Aside from the policy reasons, the Johnson/Weld ticket brings the most executive experience as well as offering a reprieve from the constant scandals that have followed both Clinton and Trump–and will continue to follow them into the White House if elected.
(Part 1 of a 3-part series on the 2016 election.)
Back in 2012, which now seems like the good ol’ days of presidential politics, I wrote a post and a follow-up about how I approach voting. My general approach hasn’t changed much, but some other things have. I’ve gone from a small-l to a capital-L Libertarian. I’ve also come to believe more in the importance of local politics, which led me to start a local Libertarian Party chapter and to consider running for local office (probably coming in 2017).
I still believe, and now more strongly than ever, that the only way way for my vote to count (particularly in a non-swing state) is to vote for an alternate party candidate. I’ve been hearing for years that I should ignore my convictions and vote for someone I don’t believe in because the alternative is somehow worse. This year it is more evident than ever. The result of two-party, lesser-of-two-evils politics has come to a head–two wildly unpopular, corrupt, candidates who I’m told I have to vote for or else I’m enabling the other.
Predictably, since this year’s candidates have been past the tipping point for many, more effort has been exerted attempting to convince voters that an alternate party vote is a wasted vote. Some even go beyond the ridiculous, “A vote for [alternate party candidate] is a vote for [major party candidate they don’t like],” but in essence they all end up making the same mistake–equating a non-winning vote with a wasted vote. But I choose to play the long game. Much can and will be accomplished through those “wasted” votes.
- Nationally, 5% of the popular vote gives presidential candidates access to public funding. That is well within reach this election.
- In Illinois (and several other states), 5% would drastically reduce the ballot access requirements. The Libertarian and Green Parties had to collect in excess of 50,000 signatures this year to be safe from challenges, while Republicans and Democrats only have to collect less than 10% of that. 5% would free up those party resources currently spent on ballot access.
- Membership, activism, and awareness for alternate parties are way up this year, so a respectable turnout and vote will help fuel that going forward.
However, those are all mechanical reasons why my “wasted” vote counts. I’m not sure any of those would be enough to sway me by themselves.
I vote third party because view both major political parties as evils themselves (not just the candidate du jour). My Libertarian vote and activism is against both Republicans and Democrats equally because I believe they both perpetuate a harmful system for their own power, influence, and wealth. As a result, policies are continued that actually hurt and kill people, and the status quo is maintained because breaking the status quo might mean that Republicans or Democrats might lose power, or even worse, might have to actually run on a platform of ideas not just mindless attacks and fear-mongering.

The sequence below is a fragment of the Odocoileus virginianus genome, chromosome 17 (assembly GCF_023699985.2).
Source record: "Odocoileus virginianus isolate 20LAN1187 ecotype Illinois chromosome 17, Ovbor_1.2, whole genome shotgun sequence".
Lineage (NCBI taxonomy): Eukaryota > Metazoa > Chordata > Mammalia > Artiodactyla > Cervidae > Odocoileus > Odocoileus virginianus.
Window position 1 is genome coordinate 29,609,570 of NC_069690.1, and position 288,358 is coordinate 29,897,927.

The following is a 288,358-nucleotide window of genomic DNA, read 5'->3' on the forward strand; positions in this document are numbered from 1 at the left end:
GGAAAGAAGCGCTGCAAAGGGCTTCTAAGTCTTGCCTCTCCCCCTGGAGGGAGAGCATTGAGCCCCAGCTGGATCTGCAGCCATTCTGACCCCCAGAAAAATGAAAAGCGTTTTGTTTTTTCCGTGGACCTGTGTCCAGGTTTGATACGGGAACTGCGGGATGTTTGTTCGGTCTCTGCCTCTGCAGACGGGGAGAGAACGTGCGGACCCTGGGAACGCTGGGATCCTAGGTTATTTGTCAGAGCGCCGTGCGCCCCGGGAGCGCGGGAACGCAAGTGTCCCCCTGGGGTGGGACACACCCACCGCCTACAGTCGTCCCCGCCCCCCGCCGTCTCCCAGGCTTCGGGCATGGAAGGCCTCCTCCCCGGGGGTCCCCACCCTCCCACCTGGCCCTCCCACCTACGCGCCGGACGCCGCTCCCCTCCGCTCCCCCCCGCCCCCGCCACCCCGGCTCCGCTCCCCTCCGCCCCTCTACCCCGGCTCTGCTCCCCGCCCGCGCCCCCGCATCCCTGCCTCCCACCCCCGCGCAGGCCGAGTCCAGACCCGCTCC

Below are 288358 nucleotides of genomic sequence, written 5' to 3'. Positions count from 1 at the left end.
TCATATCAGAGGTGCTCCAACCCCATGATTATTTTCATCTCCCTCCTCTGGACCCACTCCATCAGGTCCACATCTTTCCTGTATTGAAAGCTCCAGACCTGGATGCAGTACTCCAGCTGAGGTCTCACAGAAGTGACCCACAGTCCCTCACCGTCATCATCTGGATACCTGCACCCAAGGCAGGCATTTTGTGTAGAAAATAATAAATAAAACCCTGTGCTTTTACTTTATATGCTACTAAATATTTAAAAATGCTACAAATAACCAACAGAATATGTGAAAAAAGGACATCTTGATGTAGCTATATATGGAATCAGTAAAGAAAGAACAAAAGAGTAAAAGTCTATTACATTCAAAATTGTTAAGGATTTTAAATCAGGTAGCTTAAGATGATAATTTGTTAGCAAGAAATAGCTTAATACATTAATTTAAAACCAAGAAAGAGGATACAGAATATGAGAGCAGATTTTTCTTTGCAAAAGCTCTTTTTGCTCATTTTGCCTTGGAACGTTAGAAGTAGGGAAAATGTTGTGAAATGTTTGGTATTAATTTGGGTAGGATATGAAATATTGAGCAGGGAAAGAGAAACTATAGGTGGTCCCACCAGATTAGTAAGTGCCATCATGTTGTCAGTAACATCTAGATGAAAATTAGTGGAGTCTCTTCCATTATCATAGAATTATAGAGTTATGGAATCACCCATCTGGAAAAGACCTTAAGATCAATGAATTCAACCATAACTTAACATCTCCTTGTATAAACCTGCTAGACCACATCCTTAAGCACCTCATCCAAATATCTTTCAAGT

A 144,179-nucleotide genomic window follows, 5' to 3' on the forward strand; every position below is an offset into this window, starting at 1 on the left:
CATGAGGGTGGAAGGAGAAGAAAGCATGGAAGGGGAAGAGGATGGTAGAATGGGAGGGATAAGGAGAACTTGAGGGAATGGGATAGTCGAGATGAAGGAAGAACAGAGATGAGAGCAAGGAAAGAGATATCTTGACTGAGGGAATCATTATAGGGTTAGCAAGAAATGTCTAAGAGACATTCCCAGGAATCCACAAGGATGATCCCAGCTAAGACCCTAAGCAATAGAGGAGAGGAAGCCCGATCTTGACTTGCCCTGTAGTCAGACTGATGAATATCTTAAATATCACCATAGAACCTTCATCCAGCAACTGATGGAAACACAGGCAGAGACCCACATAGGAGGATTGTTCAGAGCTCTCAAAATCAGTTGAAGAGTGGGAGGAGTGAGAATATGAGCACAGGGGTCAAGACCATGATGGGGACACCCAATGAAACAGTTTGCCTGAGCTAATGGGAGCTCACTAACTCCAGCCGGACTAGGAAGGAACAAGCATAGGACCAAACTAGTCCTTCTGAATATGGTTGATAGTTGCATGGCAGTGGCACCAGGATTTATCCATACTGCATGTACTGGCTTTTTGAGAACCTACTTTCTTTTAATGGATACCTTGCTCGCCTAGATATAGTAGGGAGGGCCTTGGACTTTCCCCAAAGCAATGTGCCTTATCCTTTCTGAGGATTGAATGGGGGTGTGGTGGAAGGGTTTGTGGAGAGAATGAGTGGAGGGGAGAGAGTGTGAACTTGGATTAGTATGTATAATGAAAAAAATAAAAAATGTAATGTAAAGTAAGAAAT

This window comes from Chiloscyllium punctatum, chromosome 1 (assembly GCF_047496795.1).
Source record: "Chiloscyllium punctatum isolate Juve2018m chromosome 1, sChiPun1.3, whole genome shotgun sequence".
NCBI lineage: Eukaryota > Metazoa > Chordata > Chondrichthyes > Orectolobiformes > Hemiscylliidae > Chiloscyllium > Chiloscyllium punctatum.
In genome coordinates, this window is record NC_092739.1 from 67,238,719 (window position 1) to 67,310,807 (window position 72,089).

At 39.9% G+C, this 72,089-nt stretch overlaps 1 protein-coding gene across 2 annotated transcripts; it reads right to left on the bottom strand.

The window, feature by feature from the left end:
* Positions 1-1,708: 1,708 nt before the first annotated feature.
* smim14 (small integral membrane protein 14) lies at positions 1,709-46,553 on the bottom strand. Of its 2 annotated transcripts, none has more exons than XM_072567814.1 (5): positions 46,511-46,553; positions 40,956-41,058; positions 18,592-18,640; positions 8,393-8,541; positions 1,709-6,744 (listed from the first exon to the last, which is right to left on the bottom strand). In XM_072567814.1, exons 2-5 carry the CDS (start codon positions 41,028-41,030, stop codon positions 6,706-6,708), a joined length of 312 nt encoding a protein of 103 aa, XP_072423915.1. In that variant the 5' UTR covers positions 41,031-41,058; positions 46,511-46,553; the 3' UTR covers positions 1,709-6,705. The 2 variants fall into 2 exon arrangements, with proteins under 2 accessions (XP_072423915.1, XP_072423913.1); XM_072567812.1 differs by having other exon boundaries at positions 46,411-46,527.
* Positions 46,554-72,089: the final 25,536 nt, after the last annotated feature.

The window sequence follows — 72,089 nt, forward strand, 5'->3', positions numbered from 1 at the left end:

People of principle don’t continue wrongs to maintain power. They are willing to risk defeat for the sake of what’s right.
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I sit here this evening, after a crazy busy day, watching the kids play in the yard. And I realize, I’m more at peace than I’ve been in years. Not just tonight, but overall. I sense it more, I think, as I’m on the upswing from 7 or 8 years of depression and anxiety. What a gift–and yes, I’m being intentionally vague. I’m coming to see both the peace and the depression as a gift.
Over the past two or three years, I noticed that the depression I’d become aware of was trending decidedly downward and that I needed help. So I asked for help from friends, pastors, and a mental health counselor. I’m grateful for all the advice and insight, but ultimately it was a psychiatrist and an antidepressant that brought about a change. So now I’m at the point where I’m at peace; I can honestly say that my life will feel complete if I can raise my family faithfully and leave the areas under my influence a little better. I would’ve believed that on some level before, but it’s true in a fuller sense now. Emotionally as well as intellectually, perhaps.
But, if given the opportunity to go back in time and erase the depression, I don’t think I would (not that I’m eager to get back, though). Here’s a few quick reasons I could think of:
- I now understand peace in a way I just didn’t before. “Absence makes the heart grow fonder,” or something like that.
- I have a richer understanding of how we humans operate as a whole person, how intricately interwoven our mind, soul, and body are. One thing in particular my psychiatrist said really punctuated it. I said that I was struggling to understand whether this was more mental or physical, and where the line was. His response was that there is no line. There’s no way I could’ve really grasped that without feeling the intensely crippling physical effects of a mental disorder and the mental relief from a chemical change.
- I was able to create and interact with some art. Yellow is my best attempt at explaining the mental turmoil I faced (and continue to face) in story form. I connected with a handful of songs and artists that I just don’t think would’ve been as meaningful with a different mindset.
- I have a few hundred more reasons to love my wife, who picked up more and more slack as I slid lower. Seriously, the woman’s amazing, I can’t say enough good about her.
I’m sure there are others, and it certainly was no fun. But I’m grateful to be able to start to see some good come out of it, and I’m ever grateful to the One who is able to make all things work together for good for those who are called according to his purpose.